Shake­speare in bed

The op­er­atic ver­sion of one of the Bard’s clas­sics comes to China 25 years af­ter be­com­ing a hit in France, Chen Nan re­ports.

China Daily (USA) - - FRONT PAGE - Con­tact the writer at chen­nan@chi­

The pro­duc­tion of Ben­jamin Brit­ten’s opera A Mid­sum­mer Night’s Dream will present Beijing au­di­ences with the sex­i­est adap­ta­tion of Wil­liam Shake­speare’s play.>

When Cana­dian di­rec­tor Robert Carsen pre­sents his pro­duc­tion of Ben­jamin Brit­ten’s opera A Mid­sum­mer Night’s Dream in Beijing this week­end, au­di­ences will have a chance to watch the sex­i­est adap­ta­tion of Wil­liam Shake­speare’s play.

With a gi­ant bed dom­i­nat­ing the stage, gi­gan­tic pil­lows as great sym­bols of dreaming and green bed­clothes as a metaphor for the for­est, the pro­duc­tion was a ma­jor hit when it pre­miered at the 1991 Fes­ti­val d’Aix-en-Provence in France.

“This is the first time we take it to China, to Asia,” says Carsen. “This is a big ad­ven­ture.”

Dur­ing the past 25 years, Carsen has taken the opera to many places. And last year the well-trav­eled pro­duc­tion re­turned to the place where it all be­gan.

“You never know if the au­di­ences will like it when you work on it. It was a won­der­ful evening in Provence (in 1991). It was the be­gin­ning of a very long life of the pro­duc­tion,” says Carsen. “We have the same ex­cite­ment ev­ery time we do it. The show has to be as good as it can be.”

Carsen, 62, was once an ac­tor and plays two roles in the play, Fran­cis Flute and Demetrius. “It’s a play about young peo­ple, magic, sex, dan­gers and pas­sion. It’s an erotic com­edy. That’s quite un­usual,” he adds, call­ing the opera one of his fa­vorite pro­duc­tions.

As a part of the on­go­ing 19th Beijing Mu­sic Fes­ti­val, an an­nual clas­si­cal mu­sic event held in the cap­i­tal, the three-act opera is a trib­ute mark­ing the 400th an­niver­sary of Wil­liam Shake­speare’s death. It is co­pro­duced with the Fes­ti­val d’Aix-en-Provence, with which the BMF has signed a five-year con­tract.

The China Phil­har­monic Or­ches­tra will per­form un­der the ba­ton of con­duc­tor Steuart Bed­ford. The cast in­cludes Laura Clay­comb as Ty­ta­nia, Lawrence Zazzo as Oberon and mem­bers of the Trin­ity Boys Choir as fairies.

“Opera in China has be­come more and more sig­nif­i­cant. There are grow­ing au­di­ences,” says Carsen. “Iam al­ways in­ter­ested in the East, like In­dia and Ja­pan. Now I take this project to China.”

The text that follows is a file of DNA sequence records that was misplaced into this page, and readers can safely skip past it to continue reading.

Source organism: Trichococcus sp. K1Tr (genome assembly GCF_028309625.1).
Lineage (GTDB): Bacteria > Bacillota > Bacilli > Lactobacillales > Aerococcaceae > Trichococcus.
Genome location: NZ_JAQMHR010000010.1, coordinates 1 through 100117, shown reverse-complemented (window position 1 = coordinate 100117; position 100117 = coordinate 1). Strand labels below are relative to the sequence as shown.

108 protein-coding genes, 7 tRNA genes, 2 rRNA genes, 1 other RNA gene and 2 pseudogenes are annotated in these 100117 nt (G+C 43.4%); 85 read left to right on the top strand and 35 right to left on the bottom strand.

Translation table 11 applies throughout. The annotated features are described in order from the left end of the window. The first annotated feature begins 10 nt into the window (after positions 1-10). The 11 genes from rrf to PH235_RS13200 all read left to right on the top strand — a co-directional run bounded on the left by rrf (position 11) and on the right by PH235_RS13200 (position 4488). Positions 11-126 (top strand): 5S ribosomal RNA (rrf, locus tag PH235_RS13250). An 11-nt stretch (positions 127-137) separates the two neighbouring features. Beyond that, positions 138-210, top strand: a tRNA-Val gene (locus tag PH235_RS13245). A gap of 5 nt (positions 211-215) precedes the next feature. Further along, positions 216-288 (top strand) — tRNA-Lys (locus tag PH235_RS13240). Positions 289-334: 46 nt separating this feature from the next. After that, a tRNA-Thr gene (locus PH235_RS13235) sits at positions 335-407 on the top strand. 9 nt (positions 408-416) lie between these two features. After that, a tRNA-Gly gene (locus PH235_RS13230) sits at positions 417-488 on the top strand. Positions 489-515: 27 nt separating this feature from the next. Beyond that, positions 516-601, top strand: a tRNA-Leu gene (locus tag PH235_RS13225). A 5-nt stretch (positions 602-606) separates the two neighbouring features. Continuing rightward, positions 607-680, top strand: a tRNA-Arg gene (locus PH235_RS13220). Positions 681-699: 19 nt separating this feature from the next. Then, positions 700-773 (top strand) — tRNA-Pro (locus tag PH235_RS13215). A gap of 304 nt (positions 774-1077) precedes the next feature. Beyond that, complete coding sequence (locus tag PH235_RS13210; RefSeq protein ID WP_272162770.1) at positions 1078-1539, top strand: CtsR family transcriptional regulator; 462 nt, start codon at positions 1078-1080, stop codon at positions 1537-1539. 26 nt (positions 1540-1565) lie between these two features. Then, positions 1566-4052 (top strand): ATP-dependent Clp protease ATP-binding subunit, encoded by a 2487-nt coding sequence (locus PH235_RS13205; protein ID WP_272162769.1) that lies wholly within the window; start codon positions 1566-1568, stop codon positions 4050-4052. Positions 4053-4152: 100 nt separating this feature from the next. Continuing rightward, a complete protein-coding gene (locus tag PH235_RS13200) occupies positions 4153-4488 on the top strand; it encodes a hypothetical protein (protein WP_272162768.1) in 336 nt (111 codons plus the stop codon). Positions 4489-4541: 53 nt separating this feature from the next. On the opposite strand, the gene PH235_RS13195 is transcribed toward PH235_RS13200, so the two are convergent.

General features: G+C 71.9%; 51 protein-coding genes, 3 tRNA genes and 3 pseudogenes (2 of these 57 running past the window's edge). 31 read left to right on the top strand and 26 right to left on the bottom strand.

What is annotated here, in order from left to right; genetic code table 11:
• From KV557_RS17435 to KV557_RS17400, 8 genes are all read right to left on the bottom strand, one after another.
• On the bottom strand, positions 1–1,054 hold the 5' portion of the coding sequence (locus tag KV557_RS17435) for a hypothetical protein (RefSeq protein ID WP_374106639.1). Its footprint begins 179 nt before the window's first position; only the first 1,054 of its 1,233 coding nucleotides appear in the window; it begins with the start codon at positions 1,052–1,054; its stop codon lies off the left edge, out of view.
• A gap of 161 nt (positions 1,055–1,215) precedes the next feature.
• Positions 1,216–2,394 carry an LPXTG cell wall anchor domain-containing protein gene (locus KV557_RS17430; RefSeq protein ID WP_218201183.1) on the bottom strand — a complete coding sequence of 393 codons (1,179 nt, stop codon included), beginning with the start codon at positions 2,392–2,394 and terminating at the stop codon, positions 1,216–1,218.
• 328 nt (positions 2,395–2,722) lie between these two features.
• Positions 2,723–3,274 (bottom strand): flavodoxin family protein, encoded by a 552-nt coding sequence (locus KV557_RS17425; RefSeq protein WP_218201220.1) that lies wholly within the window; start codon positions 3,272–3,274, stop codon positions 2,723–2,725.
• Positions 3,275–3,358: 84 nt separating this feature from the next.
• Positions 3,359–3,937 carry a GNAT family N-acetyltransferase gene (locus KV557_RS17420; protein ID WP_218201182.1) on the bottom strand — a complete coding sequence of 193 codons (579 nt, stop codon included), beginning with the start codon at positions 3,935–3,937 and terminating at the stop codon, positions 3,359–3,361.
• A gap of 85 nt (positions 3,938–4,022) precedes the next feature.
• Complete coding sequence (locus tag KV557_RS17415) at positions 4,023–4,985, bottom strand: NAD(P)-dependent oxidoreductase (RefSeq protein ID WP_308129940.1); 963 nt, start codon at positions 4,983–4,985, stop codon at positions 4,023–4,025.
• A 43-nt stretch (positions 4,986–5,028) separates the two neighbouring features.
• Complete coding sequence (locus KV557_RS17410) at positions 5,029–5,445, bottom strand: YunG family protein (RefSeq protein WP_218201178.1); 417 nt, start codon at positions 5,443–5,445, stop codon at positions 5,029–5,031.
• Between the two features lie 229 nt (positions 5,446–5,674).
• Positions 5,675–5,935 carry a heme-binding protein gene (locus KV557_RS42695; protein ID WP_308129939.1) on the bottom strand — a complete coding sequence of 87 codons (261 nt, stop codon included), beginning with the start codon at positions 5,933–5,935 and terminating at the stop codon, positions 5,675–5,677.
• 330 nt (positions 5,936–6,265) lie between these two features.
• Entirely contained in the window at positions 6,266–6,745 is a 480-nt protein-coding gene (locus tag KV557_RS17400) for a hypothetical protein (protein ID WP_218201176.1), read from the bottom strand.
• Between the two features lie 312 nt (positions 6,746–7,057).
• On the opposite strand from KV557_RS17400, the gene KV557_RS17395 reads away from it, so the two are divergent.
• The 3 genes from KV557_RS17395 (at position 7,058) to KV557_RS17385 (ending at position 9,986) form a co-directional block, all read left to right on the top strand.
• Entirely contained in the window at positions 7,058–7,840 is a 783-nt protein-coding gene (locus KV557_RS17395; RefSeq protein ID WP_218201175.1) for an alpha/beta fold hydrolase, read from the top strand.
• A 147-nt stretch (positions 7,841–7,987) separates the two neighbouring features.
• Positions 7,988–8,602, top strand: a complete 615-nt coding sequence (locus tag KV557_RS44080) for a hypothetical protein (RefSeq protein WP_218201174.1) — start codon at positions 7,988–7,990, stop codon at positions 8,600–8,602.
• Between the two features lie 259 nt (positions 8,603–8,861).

Born in Toronto and ob­sessed with theater from a young age, Carsen went to Eng­land to study act­ing at the age of 19.

“It was like be­ing in a movie. I was writ­ing in an exam at univer­sity in Toronto. I looked at ev­ery­body else and I thought: ‘What I am do­ing?’. This is not what I want.

“Then I just drove home and my mother was very sur­prised. I told her I am leav­ing for London to­mor­row. I got a plane ticket, I packed a bag and I left,” he re­calls.

“It’s the only real brave thing I have ever done in my life. I didn’t know any­body in Eng­land. But I knew I had to do this.

“I al­ways fol­low my in­stinct and in­tu­ition.”

While study­ing act­ing at Bris­tol Old Vic Theatre School in Eng­land, Carsen de­cided to be­come a di­rec­tor. He is al­ways in­ter­ested in all parts of stag­ing, such as the light­ing, which he has been do­ing him­self for the last 15 years.

“The light­ing is what­makes the magic. It makes the au­di­ences feel the at­mos­phere chang­ing and sculpts the peo­ple. It’s also im­por­tant in our own lives, not just on the stage. Light is emo­tion,” he says.

Work­ing in theater teaches him how close he is to the past. He also be­lieves that a di­rec­tor’s job is a kind of bridge be­tween the stage and the au­di­ences.

“You have to ap­proach a work from the past as if they are writ­ten to­day. I al­ways ap­proach a work like it’s new be­cause time passes but the essence of the work still ex­cites. Most pieces have some­thing new and I try to cap­ture that,” he says.

Carsen also stages mu­si­cals and ex­hi­bi­tions, but he likes opera most be­cause “opera mixes to­gether all the dif­fer­ent art forms, such as the spo­ken texts, chore­og­ra­phy, de­sign and ar­chi­tec­ture”.


Top and above: In­cor­po­rat­ing a gi­ant bed, gi­gan­tic pil­lows and green bed­clothes in the set­ting, Ben­jamin Brit­ten’s opera AMid­sum­merNight’sDream is con­sid­ered one of the sex­i­est adap­ta­tions of Wil­liam Shake­speare’s play.

Cana­dian di­rec­tor Robert Carsen.

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